var port = normalizePort(process.env.PORT || '9000');

Now, when running npm start in the api folder to start up the backend, you’ll be able to see the launched Express server at localhost:9000.

Setting up Serialized

  1. In order to use Serialized with the application that was set up in the steps above, you can install the Serialized client for Javascript and Typescript. Since the Serialized API will be called in the Express backend, run the following command to install the client in your api directory:
npm install @serialized/serialized-client
  1. Once the client has been installed, create a .env file in the api directory to set up environment variables for the Serialized API Keys that will be passed into the client to access your account information. Your .env file will contain these two environment variables:

To find the SERIALIZED_ACCESS_KEY and SERIALIZED_SECRET_ACCESS_KEY values, go to Settings > API Keys in your Serialized dashboard for the project you created and set the environment variables to the corresponding values.

Create New Orders

Now that the Serialized API and authorization has been configured, you can make your first call from your application to the API! In this section you’ll focus on our first use case of the Serialized Aggregates API to create a new order in our POS system.

  1. To get started, create an order.js file within the api directory. This file will be the scaffolding for defining the concept of an “order" to Serialized. It’s also where you will create or add items to orders, as well as other logic and event handlers for triggering our application’s functionality.
    Paste the following code into the order.js file:
const { DomainEvent } = require("@serialized/serialized-client");class Order {  get aggregateType() {    return "order";  }  constructor(state) {    this.orderId = state.orderId;    this.items = state.items; =;    this.completed = state.completed;  }  createOrder(orderId) {    if (!orderId || orderId.length !== 36) throw "Invalid orderId";    return [DomainEvent.create(new OrderCreated(orderId))];  }  get eventHandlers() {    return {      OrderCreated(state, event) {        console.log("Handling OrderCreated", event);        return OrderState.newState(event.orderId).withOrderId(event.orderId);      },    };  }}class OrderCreated {  constructor(orderId) {    this.orderId = orderId;  }}class OrderState {  constructor({ orderId, items = [], total = 0.0, completed = false }) {    this.orderId = orderId;    this.items = items; = total;    this.completed = completed;  }  static newState(orderId) {    return new OrderState({ orderId });  }  withOrderId(orderId) {    return Object.assign({}, this, { orderId });  }}module.exports = { Order };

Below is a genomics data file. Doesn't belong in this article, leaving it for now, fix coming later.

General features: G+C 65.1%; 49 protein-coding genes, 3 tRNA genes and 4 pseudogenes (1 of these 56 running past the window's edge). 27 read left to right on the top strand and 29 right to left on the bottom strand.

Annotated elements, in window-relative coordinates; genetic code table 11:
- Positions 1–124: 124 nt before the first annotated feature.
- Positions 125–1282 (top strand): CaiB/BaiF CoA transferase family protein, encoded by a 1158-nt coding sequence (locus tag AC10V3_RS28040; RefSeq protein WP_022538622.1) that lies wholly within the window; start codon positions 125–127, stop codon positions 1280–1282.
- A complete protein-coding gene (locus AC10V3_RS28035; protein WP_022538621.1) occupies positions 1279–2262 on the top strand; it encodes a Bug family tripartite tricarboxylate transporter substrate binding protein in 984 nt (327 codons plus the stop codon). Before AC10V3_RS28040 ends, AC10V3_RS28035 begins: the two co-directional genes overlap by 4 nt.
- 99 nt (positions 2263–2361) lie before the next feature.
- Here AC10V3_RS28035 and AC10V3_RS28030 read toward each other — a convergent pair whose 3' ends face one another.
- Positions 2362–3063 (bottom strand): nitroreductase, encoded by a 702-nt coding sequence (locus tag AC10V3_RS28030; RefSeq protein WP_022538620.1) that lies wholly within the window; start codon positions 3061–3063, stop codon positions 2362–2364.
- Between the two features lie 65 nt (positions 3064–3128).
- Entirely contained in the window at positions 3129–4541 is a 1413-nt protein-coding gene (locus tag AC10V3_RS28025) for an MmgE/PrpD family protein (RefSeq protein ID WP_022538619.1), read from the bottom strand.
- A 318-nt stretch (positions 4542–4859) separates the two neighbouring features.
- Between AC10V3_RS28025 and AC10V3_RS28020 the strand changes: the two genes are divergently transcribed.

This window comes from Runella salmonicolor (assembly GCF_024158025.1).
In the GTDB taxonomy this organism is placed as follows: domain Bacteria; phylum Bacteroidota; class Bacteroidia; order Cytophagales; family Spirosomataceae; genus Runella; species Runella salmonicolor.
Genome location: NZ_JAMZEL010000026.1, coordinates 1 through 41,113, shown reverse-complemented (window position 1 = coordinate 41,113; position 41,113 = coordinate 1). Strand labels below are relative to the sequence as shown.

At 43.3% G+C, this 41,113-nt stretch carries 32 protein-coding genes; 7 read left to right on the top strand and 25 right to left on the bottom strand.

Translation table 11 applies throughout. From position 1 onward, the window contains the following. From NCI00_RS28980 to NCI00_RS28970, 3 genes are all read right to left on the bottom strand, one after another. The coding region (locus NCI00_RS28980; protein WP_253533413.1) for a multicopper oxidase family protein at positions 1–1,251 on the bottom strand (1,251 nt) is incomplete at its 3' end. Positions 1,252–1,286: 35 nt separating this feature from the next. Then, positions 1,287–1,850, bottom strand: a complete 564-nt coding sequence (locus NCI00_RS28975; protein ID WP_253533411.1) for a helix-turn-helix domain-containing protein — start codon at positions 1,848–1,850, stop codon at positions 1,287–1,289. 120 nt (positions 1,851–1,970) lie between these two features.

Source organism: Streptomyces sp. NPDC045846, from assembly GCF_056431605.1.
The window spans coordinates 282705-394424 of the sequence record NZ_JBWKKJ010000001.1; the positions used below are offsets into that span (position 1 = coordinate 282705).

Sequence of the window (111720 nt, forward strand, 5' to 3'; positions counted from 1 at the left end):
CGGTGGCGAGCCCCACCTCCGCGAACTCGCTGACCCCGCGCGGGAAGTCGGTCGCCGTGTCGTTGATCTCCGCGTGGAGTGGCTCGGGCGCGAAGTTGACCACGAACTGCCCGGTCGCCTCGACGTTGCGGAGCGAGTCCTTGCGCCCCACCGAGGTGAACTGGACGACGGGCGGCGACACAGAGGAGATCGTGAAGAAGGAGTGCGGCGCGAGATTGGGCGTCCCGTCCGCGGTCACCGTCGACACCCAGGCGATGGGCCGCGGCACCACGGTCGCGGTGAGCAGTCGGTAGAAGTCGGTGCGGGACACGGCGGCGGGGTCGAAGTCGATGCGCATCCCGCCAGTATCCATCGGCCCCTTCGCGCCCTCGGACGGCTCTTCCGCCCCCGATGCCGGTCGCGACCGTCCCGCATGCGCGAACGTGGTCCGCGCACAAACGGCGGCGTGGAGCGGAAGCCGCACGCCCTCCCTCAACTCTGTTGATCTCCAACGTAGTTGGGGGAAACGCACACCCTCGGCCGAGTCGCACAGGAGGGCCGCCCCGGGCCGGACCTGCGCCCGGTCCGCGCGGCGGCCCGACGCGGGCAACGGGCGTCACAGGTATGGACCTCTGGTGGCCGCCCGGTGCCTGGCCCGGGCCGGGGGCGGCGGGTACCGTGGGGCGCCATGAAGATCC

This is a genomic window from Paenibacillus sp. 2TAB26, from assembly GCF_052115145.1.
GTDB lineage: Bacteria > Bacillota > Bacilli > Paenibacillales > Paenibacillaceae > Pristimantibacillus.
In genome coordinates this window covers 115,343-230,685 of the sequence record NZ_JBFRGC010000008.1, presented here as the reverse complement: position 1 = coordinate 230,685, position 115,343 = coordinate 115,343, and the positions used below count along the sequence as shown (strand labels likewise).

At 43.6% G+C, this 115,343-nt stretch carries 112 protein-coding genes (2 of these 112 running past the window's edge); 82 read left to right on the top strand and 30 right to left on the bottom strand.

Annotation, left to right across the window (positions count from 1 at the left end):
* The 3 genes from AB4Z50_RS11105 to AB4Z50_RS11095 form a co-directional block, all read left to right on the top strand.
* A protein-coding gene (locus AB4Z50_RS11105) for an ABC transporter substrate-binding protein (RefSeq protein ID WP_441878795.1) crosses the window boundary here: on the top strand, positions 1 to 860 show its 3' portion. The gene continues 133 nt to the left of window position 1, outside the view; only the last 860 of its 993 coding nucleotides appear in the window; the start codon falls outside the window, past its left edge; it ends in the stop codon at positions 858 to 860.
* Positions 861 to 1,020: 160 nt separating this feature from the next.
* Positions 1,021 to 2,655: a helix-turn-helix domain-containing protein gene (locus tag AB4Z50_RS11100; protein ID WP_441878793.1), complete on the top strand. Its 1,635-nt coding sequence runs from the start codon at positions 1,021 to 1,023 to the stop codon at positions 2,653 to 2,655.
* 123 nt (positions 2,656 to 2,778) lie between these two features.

To walk through this file, let’s break it down class by class:

  • Order: This class is a representation of an actual order object. The Order object is defined as an Aggregate in Serialized, meaning that it is a process that consists of Events, which will be actions that happen to a particular Order object. In this tutorial, these events would be creating new orders, adding an item to an order, and completing the order.
    • As indicated in the Order class’s constructor, declaring a new Order instance will require a state object representing the order and its current stats to be passed in. This is because each Aggregate is made up of Events, and they’re responsible for updating the state of the whole order as they get triggered.
    • Next, a createOrder() function is initialized — this will check if a given orderId exists and matches the 36-character UUID format specified for order IDs. Then it’ll initialize our new order-creation event with a call to DomainEvent.create().
    • Finally, an eventHandlers() function is declared, which takes in an Order’s current state and the event that happened to the order.
      • At this point in the tutorial, only an OrderCreated event handler has been returned for now, but there will be additional ones added for the other event types. Event handlers will log an event in the console and use the OrderState object to keep track of the Order’s state.
  • OrderCreated: This class represents an event type — in this scenario, it’s that a new order was created. Every new event added will require a new class that determines what information the event passes to the API. The class name should match the event handler it corresponds to (in this case, OrderCreated. To create a new order, the only property required is an orderId, so that is the only property declared in this class.
  • OrderState: This class defines an order’s current state and keeps track of it as it changes so it can be passed in as events to the Order object, which will send the events to Serialize as they are triggered. Remember that a change in state could be anything from adding new items to the order to marking it as completed — the latter of which is denoted by the OrderState’s completed property being set to true.